Mel Chin: What Does It Take to be Unmoored

Wake by Mel Chin. Commissioned by Times Square Arts in partnership with No Longer Empty and the Queens Museum. Supported by the Times Square Alliance. Image courtesy of Chelsea Lipman for Times Square Arts.
Wake by Mel Chin. Commissioned by Times Square Arts in partnership with No Longer Empty and the Queens Museum. Supported by the Times Square Alliance. Image courtesy of Chelsea Lipman for Times Square Arts.
Unmoored by Mel Chin. Commissioned by Times Square Arts in partnership with No Longer Empty and the Queens Museum. Supported by the Times Square Alliance.
Image courtesy of Chelsea Lipman for Times Square Arts.
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ART021 Shanghai 2018

As part of a multi-location exhibition Mel Chin: All Over the Place, co-produced by the Queens Museum and No Longer Empty, Mel Chin takes over Times Square to open a physical and virtual gateway to the future of human existence, inviting participants to contemplate their place within the world’s transforming climate.

TEXT: Banyi Huang
IMAGES: Courtesy of the artist

Wake by Mel Chin. Commissioned by Times Square Arts in partnership with No Longer Empty and the Queens Museum. Supported by the Times Square Alliance. Image courtesy of Chelsea Lipman for Times Square Arts.

 

If there is one place that New York residents go out of their ways to avoid, Times Square would be top of the list. Wiped of any historical trace or character, it is packed with clueless tourists and commercial traps. At the same time, by virtue of its representing the face of New York, Times Square is also perceived to be the most public, visible, and impactful place in the entire city. That is why both corporate advertisements and personally-motivated acts congregate there. These paradoxical impulses lie at the heart of Mel Chin’s public art project Wake and Unmoored (2018), commissioned by Times Square Arts. Presented in collaboration with the non-profit organisation No Longer Empty and the Queens Museum, these works are ambitious attempts to expand the awareness of global environmental crises. Moreover, they also highlight the public’s general indifference and the challenges facing technologically-mediated activism in our current political climate.

Amidst giant Victoria Secret billboards and selfie sticks, what appears to be a colossal animal carcass rises out of nowhere. Walking closer, one is confronted with a sculptural installation featuring a female masthead and wooden shipwrecked remains. The head, turned slightly downwards and contemplative, is connected to its undulating body via an animatronics mechanism. Whereas the ship is fashioned after the USS Nightingale, a 19th century American expedition and merchant ship, the figurehead is modelled after the likeness of Jenny Lind, a celebrity Swedish opera singer who graced the bow of the Nightingale. While carved figureheads served to demonstrate a ship’s identity, wealth, and power in a non-literate society, and can be traced back to Greek and Roman periods, the Lind figurehead specifically signifies the height of Euro-American expansionism and colonial pursuits. During the American Civil War, the Nightingale was notoriously captured off the coast of Africa carrying close to one thousand slaves, a large number of whom had perished due to abominable conditions. Through Wake, Chin elaborately stages haunting remains of a neglected historical past, tracing the ruthless exploitation of bodies that upheld the global trade of gunpowder and cotton.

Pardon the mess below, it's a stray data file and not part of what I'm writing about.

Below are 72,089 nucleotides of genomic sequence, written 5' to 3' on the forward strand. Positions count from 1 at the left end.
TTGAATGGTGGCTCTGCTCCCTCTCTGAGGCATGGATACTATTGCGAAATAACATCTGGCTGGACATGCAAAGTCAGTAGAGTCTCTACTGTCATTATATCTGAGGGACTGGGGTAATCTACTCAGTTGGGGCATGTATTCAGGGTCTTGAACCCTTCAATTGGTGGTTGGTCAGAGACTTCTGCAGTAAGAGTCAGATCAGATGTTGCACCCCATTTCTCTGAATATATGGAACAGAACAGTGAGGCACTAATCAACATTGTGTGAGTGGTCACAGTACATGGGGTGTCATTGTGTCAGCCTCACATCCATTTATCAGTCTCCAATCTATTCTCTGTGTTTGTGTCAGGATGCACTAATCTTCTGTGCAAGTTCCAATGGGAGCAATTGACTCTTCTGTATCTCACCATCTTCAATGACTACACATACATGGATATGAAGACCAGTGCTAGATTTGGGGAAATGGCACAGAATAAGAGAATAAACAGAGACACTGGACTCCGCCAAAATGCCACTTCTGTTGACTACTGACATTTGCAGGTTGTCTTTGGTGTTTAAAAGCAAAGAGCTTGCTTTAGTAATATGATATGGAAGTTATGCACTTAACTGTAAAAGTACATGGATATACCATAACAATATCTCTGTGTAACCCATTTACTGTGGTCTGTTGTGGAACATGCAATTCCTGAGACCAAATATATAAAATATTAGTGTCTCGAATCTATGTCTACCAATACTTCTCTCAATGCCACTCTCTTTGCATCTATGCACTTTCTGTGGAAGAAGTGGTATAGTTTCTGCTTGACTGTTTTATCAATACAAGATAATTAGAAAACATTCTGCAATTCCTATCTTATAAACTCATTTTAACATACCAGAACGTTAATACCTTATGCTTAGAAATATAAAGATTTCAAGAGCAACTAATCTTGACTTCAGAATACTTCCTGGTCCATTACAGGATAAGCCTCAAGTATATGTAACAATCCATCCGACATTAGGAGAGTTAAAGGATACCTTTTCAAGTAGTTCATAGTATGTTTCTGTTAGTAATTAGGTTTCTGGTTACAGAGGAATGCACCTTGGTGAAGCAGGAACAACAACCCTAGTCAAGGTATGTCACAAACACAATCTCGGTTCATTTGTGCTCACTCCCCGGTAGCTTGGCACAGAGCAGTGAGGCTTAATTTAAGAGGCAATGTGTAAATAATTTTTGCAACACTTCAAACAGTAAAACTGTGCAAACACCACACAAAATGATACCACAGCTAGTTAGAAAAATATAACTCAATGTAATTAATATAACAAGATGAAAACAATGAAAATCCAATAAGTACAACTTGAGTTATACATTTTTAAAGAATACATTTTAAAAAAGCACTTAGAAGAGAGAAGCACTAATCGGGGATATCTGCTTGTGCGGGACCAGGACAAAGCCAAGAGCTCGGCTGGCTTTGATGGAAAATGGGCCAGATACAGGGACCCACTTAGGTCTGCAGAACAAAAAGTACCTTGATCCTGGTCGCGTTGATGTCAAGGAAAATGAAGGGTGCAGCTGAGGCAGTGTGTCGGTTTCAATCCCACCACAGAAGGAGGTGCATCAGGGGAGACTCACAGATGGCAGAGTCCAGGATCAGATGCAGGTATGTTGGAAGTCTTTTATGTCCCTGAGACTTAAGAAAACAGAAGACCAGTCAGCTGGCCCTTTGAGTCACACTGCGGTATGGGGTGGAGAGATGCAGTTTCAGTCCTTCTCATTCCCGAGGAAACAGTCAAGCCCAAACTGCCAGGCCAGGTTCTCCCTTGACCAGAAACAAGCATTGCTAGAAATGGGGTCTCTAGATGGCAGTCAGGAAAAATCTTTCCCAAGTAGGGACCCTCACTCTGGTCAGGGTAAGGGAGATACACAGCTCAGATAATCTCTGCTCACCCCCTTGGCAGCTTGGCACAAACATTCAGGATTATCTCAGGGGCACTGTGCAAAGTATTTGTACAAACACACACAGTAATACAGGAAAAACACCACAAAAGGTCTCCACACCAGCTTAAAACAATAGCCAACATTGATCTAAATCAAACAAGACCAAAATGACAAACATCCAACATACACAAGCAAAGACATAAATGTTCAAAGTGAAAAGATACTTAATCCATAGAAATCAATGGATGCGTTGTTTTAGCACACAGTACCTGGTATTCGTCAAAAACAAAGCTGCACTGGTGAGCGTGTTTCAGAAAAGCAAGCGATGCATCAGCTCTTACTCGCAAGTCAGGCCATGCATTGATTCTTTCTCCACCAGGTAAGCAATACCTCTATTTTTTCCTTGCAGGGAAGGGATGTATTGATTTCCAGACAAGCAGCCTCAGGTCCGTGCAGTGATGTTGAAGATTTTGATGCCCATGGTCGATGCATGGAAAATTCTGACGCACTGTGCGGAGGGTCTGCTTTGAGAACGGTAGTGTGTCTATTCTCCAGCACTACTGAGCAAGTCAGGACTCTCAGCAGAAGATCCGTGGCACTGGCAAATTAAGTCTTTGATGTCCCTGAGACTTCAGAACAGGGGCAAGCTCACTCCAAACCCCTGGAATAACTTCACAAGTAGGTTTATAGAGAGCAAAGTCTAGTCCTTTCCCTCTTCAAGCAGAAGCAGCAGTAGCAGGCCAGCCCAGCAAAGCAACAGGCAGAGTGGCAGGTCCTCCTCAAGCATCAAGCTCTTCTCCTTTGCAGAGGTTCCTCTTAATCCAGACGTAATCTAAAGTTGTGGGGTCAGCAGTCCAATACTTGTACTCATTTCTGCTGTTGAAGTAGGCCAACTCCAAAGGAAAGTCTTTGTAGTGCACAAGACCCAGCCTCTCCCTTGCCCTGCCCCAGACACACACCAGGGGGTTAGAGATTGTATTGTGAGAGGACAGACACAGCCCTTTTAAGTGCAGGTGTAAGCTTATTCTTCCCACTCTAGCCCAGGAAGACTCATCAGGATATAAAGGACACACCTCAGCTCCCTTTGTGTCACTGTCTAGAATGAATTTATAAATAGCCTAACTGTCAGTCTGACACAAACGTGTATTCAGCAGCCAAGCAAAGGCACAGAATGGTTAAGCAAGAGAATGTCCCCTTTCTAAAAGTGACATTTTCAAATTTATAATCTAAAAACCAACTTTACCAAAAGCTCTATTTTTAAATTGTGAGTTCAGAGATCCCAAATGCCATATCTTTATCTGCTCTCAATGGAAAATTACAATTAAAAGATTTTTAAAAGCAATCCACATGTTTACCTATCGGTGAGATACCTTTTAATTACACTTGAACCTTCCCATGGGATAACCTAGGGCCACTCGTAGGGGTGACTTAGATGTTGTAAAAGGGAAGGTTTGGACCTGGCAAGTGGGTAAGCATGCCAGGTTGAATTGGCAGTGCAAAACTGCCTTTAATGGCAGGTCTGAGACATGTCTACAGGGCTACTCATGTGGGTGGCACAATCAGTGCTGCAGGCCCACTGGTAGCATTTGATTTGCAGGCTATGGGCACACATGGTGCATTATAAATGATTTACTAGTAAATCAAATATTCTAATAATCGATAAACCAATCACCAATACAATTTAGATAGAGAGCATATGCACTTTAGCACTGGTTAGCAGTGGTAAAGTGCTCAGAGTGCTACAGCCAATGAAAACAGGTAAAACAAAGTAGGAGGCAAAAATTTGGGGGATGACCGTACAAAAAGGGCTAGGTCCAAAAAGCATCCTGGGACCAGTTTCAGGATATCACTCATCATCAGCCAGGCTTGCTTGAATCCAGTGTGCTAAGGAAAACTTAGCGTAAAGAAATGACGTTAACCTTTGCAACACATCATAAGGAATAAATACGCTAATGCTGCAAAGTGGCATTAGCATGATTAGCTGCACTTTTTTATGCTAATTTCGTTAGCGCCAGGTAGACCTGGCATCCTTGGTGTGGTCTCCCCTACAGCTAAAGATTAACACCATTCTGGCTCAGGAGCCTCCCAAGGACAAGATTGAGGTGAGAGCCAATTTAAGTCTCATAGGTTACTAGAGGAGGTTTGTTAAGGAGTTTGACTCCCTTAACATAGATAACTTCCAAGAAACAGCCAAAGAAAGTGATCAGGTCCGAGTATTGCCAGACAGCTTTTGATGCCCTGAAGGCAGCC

Wake by Mel Chin. Commissioned by Times Square Arts in partnership with No Longer Empty and the Queens Museum. Supported by the Times Square Alliance. Image courtesy of Chelsea Lipman for Times Square Arts.

 

Here, a variety of mixed-media technologies are deployed to showcase the collapse of different temporalities. If Wake relies on its concrete sculptural form and massive scale to forcibly implant a cross-section from the development of global trade, Unmoored uses virtual and augmented reality to illustrate a possible future. Made in collaboration with Microsoft HoloLens, the work allows viewers to download an app on their phones and observe a Times Square submerged under water. Floating on top of the bustling plaza is a nautical fleet of boats, including the USS Nightingale, as well as microscopic sea-life, calmly passing by as if such an apocalyptic landscape has always been the norm. Chin’s drowned world appears to postulate: we can no longer afford to contemplate the consequences of global warming from a safe distance.

Asides from the few Microsoft headsets that were handed out at the opening event, most viewers can only access Unmoored through its app. Waving their phones around, giddy navigators of the AR-enhanced animation seem to blend seamlessly into the sea of tourists taking photos and selfies, which might equally be utilizing AR-based apps like Snapchat and Facebook. Guy Debord defines the spectacle as the substitution of lived experience with image representation, which often takes the means of innovative technological apparatuses that answer to the internal dynamics of industrial capitalism[1]. In actuality, the line between mass media industries that keep users preoccupied, passive, and thereby isolated, and critical artistic practices that seek to inverse the spectacle with the very same medium, is very fine. As Chin states at a press conference, his aim is not to debate the legitimacy of climate change itself, but rather to “provoke a question: How will you rise?” It suggests that radical resistance is rooted upon self-introspection, simultaneously revealing the ease with which critical gestures are co-opted by technological regimes of entertainment and individuality.